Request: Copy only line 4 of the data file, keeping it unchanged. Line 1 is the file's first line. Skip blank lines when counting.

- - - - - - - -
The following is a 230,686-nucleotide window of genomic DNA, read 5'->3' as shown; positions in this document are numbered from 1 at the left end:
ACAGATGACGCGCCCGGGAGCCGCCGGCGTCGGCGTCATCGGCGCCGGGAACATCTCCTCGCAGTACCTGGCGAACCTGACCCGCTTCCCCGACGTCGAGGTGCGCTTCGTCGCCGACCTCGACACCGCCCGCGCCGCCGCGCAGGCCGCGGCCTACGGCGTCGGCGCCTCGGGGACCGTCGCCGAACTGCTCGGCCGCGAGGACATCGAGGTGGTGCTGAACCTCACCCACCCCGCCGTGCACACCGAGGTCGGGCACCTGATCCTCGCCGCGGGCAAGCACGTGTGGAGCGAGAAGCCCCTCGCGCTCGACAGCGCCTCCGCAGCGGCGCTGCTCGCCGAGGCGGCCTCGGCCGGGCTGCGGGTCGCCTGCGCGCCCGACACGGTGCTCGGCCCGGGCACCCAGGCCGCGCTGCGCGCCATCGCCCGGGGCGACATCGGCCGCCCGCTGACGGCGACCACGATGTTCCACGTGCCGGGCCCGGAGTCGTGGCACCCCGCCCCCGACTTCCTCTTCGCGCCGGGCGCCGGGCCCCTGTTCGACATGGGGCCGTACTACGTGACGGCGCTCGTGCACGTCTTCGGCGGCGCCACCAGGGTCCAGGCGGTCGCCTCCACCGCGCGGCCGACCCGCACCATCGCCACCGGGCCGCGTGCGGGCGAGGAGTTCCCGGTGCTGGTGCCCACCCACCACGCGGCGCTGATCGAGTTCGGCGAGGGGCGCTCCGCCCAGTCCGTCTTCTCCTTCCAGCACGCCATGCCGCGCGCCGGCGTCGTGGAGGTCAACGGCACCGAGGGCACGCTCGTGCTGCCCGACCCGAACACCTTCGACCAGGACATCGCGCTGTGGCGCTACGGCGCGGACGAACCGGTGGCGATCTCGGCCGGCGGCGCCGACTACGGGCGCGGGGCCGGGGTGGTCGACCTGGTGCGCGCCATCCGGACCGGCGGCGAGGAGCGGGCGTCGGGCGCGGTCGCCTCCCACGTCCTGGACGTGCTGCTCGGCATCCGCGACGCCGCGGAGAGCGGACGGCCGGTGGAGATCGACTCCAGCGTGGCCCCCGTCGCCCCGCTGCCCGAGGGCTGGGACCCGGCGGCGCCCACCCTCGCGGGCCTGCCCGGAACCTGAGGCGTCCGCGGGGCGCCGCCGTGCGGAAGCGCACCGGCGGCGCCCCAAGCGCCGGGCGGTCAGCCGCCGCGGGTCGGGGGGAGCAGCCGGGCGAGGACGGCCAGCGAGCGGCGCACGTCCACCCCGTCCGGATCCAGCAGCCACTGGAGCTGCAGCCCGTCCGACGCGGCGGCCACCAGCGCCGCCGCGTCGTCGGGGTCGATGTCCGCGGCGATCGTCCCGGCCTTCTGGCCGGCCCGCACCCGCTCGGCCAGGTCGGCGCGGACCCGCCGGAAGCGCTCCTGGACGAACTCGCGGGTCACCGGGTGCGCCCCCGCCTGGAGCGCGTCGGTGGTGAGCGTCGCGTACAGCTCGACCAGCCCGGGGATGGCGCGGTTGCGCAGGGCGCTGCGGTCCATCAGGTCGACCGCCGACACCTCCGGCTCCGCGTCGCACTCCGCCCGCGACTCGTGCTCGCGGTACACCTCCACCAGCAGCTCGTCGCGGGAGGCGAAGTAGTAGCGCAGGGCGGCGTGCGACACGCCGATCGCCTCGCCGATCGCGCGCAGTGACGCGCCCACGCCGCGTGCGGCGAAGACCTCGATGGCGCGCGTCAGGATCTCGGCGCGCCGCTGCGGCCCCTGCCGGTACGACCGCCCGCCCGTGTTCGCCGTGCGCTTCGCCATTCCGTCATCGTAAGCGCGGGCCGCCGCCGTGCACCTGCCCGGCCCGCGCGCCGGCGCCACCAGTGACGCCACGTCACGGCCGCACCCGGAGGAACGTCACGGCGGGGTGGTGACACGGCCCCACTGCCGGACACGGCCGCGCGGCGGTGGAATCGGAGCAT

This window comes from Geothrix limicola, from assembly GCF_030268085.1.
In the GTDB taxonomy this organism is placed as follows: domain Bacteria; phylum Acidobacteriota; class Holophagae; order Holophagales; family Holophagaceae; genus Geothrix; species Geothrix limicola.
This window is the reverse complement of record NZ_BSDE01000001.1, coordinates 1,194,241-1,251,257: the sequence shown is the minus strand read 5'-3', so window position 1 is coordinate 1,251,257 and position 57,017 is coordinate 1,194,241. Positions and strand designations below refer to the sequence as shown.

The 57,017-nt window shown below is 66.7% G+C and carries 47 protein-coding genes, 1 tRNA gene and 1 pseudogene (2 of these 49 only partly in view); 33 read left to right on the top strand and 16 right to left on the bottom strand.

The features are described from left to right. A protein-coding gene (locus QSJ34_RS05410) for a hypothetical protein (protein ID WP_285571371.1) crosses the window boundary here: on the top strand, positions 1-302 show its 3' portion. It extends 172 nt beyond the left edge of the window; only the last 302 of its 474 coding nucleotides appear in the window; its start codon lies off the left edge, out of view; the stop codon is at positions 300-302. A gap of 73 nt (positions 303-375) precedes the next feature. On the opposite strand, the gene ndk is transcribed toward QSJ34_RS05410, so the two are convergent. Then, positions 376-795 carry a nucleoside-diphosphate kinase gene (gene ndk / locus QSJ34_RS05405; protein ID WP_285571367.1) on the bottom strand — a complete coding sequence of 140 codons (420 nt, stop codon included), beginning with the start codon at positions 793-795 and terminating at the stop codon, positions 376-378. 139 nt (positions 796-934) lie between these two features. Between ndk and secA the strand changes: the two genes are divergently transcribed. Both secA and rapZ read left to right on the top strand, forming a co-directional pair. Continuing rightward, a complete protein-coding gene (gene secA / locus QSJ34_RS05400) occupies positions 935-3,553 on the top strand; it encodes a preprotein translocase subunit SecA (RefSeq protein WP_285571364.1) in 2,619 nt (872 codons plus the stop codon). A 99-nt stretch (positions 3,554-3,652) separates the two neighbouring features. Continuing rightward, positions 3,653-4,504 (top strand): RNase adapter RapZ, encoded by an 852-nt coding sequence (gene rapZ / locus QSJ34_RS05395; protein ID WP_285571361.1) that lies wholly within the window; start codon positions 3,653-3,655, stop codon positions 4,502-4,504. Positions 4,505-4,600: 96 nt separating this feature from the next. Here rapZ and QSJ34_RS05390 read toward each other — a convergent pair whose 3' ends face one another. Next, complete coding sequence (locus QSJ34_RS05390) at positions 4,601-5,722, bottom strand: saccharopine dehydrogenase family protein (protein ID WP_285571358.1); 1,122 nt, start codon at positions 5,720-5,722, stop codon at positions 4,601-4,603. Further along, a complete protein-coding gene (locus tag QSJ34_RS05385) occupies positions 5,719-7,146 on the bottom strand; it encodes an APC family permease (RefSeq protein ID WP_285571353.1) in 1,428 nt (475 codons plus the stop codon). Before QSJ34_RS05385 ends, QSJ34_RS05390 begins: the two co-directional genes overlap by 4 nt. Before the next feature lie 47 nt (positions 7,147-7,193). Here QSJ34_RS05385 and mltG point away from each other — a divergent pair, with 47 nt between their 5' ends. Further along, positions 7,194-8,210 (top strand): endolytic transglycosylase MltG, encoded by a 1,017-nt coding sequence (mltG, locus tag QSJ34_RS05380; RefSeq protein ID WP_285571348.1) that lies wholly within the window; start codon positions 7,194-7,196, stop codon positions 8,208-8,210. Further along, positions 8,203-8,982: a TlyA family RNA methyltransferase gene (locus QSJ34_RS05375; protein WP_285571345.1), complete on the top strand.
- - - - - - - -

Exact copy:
In the GTDB taxonomy this organism is placed as follows: domain Bacteria; phylum Acidobacteriota; class Holophagae; order Holophagales; family Holophagaceae; genus Geothrix; species Geothrix limicola.